Did you see a bulge in his pants before the NYPD officer put his hands all over him, body slamming him against the wall? By law, to conduct a frisk -- a light pat-down over the clothes -- police must observe a bulge they believe to be a weapon. The officer also appears to reach down into his suspect's pockets, a search that is only legal if the frisk uncovers what the cop at least thinks is a weapon.
The Constitutional apathy begins before the illegal searches, however, with the initial stop. The NYPD can only stop someone they have reasonable suspicion to believe is engaging in criminal activity. Unfortunately, the law is so vague suspicion can include "furtive movements," which apparently Black and Laitno people make a lot of.
While the lawlessness of stop-and-frisk is believed to be widespread, proving an unjust stop or search can be nearly impossible. An article in The New York Times about the young man in the video above, 19-year-old Sean Pagan, reveals the difficulty behind proving police misbehavior without a camera:
[Sean] Pagan said he did not know why he had been stopped in the first place, but a police spokesman said Mr. Pagan had entered the subway station without paying, then refused to show the officer his identification and resisted arrest. He was charged with theft of services and resisting arrest. According to the police, Mr. Pagan had been arrested nine times prior to last Thursday and once since then, for offenses including criminal mischief, creating graffiti, intent to damage property, telephone harassment and criminal contempt.Mr. Pagan, who is Hispanic, said the officers at the precinct house where he was taken joked and laughed about his body-slamming.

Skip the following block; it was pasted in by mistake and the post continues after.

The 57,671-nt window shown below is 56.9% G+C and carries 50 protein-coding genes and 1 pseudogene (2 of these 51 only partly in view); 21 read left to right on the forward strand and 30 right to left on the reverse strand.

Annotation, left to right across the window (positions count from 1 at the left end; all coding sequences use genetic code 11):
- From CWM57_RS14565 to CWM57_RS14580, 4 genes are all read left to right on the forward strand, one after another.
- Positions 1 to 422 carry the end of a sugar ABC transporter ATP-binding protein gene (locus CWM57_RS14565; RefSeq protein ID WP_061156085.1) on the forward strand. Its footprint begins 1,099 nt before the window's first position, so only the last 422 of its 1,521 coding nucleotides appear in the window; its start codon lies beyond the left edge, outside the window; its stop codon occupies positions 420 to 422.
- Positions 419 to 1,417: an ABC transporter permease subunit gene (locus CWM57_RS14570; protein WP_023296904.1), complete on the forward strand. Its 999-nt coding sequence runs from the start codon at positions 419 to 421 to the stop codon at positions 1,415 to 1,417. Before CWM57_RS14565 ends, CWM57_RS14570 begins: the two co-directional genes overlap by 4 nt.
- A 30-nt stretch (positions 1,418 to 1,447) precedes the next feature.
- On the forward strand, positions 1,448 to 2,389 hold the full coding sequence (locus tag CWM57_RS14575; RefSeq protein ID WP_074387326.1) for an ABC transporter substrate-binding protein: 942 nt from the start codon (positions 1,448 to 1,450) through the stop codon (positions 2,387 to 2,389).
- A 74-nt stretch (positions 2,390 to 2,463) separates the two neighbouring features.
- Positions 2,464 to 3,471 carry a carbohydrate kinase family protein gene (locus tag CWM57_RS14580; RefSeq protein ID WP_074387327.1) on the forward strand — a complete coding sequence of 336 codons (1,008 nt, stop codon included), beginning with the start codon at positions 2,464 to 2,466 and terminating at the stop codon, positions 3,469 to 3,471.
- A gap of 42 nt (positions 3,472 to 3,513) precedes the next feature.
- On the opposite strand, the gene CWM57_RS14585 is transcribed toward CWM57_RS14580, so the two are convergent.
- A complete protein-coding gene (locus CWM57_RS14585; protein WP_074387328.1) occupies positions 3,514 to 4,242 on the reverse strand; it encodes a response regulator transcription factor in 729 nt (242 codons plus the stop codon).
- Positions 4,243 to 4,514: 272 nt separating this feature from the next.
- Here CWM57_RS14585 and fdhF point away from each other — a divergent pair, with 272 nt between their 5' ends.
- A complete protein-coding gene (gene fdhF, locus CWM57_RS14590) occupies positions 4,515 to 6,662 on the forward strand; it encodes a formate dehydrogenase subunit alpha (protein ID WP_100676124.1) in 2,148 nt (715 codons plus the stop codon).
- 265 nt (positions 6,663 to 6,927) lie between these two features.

Without the video, he said, he would not have known how to draw attention to his arrest. Even his mother did not believe his story until she saw the video, he said.“It would’ve been his word over mine,” he said. “He would’ve said I was resisting and going crazy. It would’ve been brushed under the rug.”
So, how many more are like Pagan? Every year, the NYPD stops more than half-a-million people, about half of them who are frisked. Nearly 90% of them are Black or Latino, the vast majority are young, and almost all of them are found of innocent of any crime.